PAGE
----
Way OT - Generator Muffler

Well, it's Black Friday and I'm not going anywhere near a mall this weekend ! Got a small job I've been meaning to around to so off to the borg to pick up some materials.
I have a 5000W emergency power generator I got a year ago that has been very handy in here in the northeast. But like most, the damn thing is loud and you can't hear yourself think if you're within 25 feet of it. Decided it's time to tame the beast a bit so I picked up a 2' section of 6" duct pipe, two 6" to 4" reducers, a roll of 1/4" sq hardware cloth and a small roll of unfaced fiberglass insulation (pink stuff).
I saw it someplace that I can't find now but the idea is to make a glass-pack muffler. I'll make a 4" tube with the hardware cloth, wrap a layer of the insulation around that and then stuff the whole works in the 6" pipe. Put the reducers on each end and hopefully it will cut down the noise level.
Plan on just setting this muffler near the muffler that's on the B&S 10hp engine so that exhaust feeds directly into the secondary muffler. Since it's essentially like the glass-packs we used to put on the old flatheads (remember those guy's and gal's?) there is no back pressure due to baffles and the insulation absorbs the noise.
I did take a look for sites that could help me figure out how to make a baffle type muffler (noise canceling) but nada, so the glass pack seemed the best way to go rather than chance burning up a engine experimenting.
Anyone know of a better method? This generator gets wheeled out to the edge of the garage when needed, so whatever I do, needs to be portable. B&S suggests making a baffle chamber using ply and 2" think foam insulation. That would seem kinda bulky to me compared to a 2'x6" piece of duct. Besides, I'll be the only guy on the block with a glass pack on his genny......
Bob S.
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Bob S. wrote:

Your muffler diameter sounds too big for the job, but now that you have it the best way is to try it.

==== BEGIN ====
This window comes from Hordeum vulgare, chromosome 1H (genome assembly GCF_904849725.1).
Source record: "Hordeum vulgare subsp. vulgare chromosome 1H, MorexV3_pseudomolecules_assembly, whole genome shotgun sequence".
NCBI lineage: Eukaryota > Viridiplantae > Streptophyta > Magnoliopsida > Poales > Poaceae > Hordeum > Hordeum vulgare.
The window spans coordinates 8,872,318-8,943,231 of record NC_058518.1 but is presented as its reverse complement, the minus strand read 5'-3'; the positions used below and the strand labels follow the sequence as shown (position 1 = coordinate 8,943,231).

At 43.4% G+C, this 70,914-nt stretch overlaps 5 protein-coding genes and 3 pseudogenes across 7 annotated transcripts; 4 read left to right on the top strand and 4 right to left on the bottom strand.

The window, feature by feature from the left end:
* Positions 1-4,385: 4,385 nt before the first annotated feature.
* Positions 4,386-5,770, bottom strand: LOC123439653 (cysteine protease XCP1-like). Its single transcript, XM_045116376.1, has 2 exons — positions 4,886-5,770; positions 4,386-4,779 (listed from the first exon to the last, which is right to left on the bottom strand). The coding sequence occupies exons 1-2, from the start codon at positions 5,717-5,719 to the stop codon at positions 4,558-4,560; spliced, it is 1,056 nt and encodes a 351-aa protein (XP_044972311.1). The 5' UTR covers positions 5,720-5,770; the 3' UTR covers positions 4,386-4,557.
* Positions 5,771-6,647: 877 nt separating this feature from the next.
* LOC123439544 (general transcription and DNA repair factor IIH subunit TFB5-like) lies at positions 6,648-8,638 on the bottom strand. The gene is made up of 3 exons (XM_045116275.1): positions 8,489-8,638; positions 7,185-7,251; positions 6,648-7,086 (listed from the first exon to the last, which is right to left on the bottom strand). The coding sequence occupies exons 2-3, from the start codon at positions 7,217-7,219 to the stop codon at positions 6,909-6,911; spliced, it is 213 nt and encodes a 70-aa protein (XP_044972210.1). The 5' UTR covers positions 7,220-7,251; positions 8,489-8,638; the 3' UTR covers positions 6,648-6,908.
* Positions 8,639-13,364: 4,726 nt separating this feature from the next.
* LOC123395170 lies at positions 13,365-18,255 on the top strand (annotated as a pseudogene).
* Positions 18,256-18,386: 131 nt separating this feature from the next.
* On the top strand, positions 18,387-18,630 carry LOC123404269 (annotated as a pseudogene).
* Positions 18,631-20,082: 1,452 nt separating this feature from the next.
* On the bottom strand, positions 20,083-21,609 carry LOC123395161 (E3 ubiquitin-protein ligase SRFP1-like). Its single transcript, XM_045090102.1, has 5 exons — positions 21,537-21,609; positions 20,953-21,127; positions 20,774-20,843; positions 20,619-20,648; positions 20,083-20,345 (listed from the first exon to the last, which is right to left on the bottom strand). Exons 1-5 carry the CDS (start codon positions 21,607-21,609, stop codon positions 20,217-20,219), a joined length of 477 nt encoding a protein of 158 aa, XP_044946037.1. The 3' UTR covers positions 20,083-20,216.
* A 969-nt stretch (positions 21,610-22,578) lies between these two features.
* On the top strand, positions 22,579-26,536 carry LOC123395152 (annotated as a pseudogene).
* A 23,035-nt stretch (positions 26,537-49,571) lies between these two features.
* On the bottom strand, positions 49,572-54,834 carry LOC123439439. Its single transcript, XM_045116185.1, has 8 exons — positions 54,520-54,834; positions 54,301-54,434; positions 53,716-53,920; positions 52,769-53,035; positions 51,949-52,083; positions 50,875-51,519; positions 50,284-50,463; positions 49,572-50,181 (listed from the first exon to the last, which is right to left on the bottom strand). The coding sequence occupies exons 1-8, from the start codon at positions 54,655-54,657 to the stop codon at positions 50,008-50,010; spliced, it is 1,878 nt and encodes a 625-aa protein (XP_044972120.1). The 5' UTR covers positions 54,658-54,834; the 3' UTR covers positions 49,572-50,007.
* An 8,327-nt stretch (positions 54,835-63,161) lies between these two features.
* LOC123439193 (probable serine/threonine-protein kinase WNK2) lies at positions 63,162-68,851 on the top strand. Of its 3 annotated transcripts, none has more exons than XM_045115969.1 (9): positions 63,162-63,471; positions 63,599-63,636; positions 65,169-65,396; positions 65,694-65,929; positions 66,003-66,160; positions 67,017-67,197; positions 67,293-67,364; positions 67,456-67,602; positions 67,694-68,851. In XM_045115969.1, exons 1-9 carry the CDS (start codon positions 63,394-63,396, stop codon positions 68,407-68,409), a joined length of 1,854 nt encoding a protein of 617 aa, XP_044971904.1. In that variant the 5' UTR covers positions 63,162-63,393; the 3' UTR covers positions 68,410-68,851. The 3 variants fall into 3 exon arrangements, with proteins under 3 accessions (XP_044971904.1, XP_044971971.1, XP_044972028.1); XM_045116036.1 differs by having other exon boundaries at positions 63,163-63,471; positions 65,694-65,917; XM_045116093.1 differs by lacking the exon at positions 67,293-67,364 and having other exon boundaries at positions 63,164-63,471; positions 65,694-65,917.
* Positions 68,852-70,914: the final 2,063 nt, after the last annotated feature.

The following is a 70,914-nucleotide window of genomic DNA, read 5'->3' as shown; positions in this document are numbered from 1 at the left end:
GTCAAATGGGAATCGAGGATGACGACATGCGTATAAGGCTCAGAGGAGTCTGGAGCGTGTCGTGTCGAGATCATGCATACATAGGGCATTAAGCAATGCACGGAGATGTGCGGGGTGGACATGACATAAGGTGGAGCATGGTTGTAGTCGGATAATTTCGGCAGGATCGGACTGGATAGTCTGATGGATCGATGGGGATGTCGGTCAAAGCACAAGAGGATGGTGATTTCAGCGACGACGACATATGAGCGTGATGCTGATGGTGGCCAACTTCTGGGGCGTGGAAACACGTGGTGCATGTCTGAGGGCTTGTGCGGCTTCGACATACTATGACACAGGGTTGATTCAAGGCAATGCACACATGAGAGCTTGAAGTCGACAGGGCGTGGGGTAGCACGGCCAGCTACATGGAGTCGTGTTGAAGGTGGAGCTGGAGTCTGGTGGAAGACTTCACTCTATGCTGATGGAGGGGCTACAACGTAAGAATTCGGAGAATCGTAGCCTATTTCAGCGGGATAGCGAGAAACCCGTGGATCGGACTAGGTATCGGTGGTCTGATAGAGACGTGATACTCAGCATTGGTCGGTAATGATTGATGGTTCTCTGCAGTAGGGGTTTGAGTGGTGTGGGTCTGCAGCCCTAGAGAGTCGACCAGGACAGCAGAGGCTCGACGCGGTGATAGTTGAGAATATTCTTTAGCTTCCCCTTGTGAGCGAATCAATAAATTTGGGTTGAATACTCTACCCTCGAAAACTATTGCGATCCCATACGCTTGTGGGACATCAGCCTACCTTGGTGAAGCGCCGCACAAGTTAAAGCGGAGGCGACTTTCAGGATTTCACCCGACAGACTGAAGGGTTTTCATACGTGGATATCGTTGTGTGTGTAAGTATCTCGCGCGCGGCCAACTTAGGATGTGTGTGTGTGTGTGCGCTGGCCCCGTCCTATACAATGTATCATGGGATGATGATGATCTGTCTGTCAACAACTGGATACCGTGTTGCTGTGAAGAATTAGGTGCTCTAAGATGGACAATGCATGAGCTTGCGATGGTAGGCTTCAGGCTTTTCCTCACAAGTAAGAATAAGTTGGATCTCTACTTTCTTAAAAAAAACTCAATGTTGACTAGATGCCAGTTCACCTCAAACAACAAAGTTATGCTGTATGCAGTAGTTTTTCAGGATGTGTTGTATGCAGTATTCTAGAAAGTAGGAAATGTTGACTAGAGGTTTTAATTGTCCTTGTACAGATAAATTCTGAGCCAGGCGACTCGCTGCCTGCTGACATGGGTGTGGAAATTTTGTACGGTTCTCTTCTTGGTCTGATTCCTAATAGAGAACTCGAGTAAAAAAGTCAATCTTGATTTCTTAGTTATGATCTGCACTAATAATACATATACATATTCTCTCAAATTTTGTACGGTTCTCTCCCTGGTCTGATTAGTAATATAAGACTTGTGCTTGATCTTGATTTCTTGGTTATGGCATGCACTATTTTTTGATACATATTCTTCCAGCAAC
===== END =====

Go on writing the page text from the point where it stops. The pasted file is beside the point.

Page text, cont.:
If it isn't quiet enough try putting a divider someplace along the length of the muffler with a restriction that is a bit smaller than the stock port. The idea is to break your glass pack into two chambers of unequal volume so the pressure pulses will bounce around a bit in each chamber before escaping the smaller exits. Also make the outlet of the glass pack no bigger than the outlet of the stock muffler. ______________ | | | == === == |________|_____|
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Bob S. wrote:

ISTR discussions on this at either or both of these NGs: rec.crafts.metalworking sci.engr.joining.welding
HTH
-- Mark
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Thanks Mark
Bob S.

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Bob S. wrote:

You're welcome. Here's one of the more "interesting/bizarre" discussions in case you missed it:
http://groups.google.com/groups?hl=en&lr=&ie=UTF-8&oe=UTF-8&threadm=vPpwb.13300%24n56.5016%40newsread1.news.pas.earthlink.net&rnum=1&prev=/groups%3Fsourceid%3Dnavclient%26ie%3DUTF-8%26oe%3DUTF-8%26q%3D%2522SMAW%2Bcoffee%2Bcans%253F%2522
-- Mark
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Mark,
Thanks and that was a bit over the top. I got 99% of the glass-pack assembled yesterday and was going to try it on the generator but when I left the shop, there was a small blizzard going on. Decided to plow out the driveway before the temp dropped and that wet and heavy snow turned my driveway into an ice-skating rink.
Started up the snow blower and that is a 8hp B&S which is also very loud. Just for the heck of it, I held the glass-pack up to the muffler (as they call it) and it did make a difference. A snow blower with attitude!
At least that was promising and maybe today I'll fire up the generator and see how that works. Just about any reduction in exhaust noise would be welcomed. I've found a number of posts where they got innovative and adapted different sized mufflers to generators. I may go that way but for now this glass-pack idea may be enough.
Thanks,
Bob S.

in
http://groups.google.com/groups?hl=en&lr=&ie=UTF-8&oe=UTF-8&threadm=vPpwb.13300%24n56.5016%40newsread1.news.pas.earthlink.net&rnum=1&prev=/groups%3Fsourceid%3Dnavclient%26ie%3DUTF-8%26oe%3DUTF-8%26q%3D%2522SMAW%2Bcoffee%2Bcans%253F%2522
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Yeah, OT, but I had exactly the same problem. 5K generator with a vintage cast iron 9hp B&S engine. So loud it made my teeth rattle. I also happen to have a vintage Cub Cadet tractor with a 7 hp Kohler engine that runs very quiet. The Kohler has a large, 6 inch diameter muffler about 12 inches long with a 1" "tailpipe". I pulled the muffler off the Kohler and put it on the Briggs. The generator runs much quieter now, although not as quiet as I would like, but not bad for an engine spinning at 3600rpm under load. I bought a replacement muffler for the Cub. Total cost was $25.
Bob

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